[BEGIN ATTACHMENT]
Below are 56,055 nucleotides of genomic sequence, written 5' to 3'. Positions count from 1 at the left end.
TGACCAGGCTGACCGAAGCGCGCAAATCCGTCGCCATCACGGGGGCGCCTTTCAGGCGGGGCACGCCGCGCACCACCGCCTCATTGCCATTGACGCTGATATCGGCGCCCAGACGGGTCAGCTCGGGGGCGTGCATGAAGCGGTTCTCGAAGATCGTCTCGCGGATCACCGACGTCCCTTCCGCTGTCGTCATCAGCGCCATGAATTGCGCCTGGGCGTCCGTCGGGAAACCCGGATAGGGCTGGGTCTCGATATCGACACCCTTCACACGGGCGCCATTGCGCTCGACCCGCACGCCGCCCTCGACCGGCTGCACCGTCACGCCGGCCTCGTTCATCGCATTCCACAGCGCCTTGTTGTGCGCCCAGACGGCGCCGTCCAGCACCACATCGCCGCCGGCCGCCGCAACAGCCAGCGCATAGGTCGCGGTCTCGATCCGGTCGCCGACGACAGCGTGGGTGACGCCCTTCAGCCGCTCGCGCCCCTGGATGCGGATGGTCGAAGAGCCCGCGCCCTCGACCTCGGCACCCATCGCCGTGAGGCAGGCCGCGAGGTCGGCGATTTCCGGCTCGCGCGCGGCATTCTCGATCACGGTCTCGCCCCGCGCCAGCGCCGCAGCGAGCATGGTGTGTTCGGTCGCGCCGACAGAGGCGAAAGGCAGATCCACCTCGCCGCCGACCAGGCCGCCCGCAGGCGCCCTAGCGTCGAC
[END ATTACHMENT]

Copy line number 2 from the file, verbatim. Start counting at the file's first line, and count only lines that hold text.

TGACCAGGCTGACCGAAGCGCGCAAATCCGTCGCCATCACGGGGGCGCCTTTCAGGCGGGGCACGCCGCGCACCACCGCCTCATTGCCATTGACGCTGATATCGGCGCCCAGACGGGTCAGCTCGGGGGCGTGCATGAAGCGGTTCTCGAAGATCGTCTCGCGGATCACCGACGTCCCTTCCGCTGTCGTCATCAGCGCCATGAATTGCGCCTGGGCGTCCGTCGGGAAACCCGGATAGGGCTGGGTCTCGATATCGACACCCTTCACACGGGCGCCATTGCGCTCGACCCGCACGCCGCCCTCGACCGGCTGCACCGTCACGCCGGCCTCGTTCATCGCATTCCACAGCGCCTTGTTGTGCGCCCAGACGGCGCCGTCCAGCACCACATCGCCGCCGGCCGCCGCAACAGCCAGCGCATAGGTCGCGGTCTCGATCCGGTCGCCGACGACAGCGTGGGTGACGCCCTTCAGCCGCTCGCGCCCCTGGATGCGGATGGTCGAAGAGCCCGCGCCCTCGACCTCGGCACCCATCGCCGTGAGGCAGGCCGCGAGGTCGGCGATTTCCGGCTCGCGCGCGGCATTCTCGATCACGGTCTCGCCCCGCGCCAGCGCCGCAGCGAGCATGGTGTGTTCGGTCGCGCCGACAGAGGCGAAAGGCAGATCCACCTCGCCGCCGACCAGGCCGCCCGCAGGCGCCCTAGCGTCGAC